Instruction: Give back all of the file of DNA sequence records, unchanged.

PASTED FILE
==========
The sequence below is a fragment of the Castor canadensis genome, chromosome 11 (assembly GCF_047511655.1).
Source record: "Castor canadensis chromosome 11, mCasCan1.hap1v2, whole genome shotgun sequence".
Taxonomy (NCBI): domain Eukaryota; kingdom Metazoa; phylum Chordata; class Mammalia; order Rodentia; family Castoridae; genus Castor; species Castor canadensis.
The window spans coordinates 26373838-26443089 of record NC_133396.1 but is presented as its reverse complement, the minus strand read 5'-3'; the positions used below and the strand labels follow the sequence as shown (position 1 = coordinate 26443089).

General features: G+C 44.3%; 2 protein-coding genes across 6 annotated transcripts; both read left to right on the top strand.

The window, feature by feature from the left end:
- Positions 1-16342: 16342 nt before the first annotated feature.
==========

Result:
The sequence below is a fragment of the Castor canadensis genome, chromosome 11 (assembly GCF_047511655.1).
Source record: "Castor canadensis chromosome 11, mCasCan1.hap1v2, whole genome shotgun sequence".
Taxonomy (NCBI): domain Eukaryota; kingdom Metazoa; phylum Chordata; class Mammalia; order Rodentia; family Castoridae; genus Castor; species Castor canadensis.
The window spans coordinates 26373838-26443089 of record NC_133396.1 but is presented as its reverse complement, the minus strand read 5'-3'; the positions used below and the strand labels follow the sequence as shown (position 1 = coordinate 26443089).

General features: G+C 44.3%; 2 protein-coding genes across 6 annotated transcripts; both read left to right on the top strand.

The window, feature by feature from the left end:
- Positions 1-16342: 16342 nt before the first annotated feature.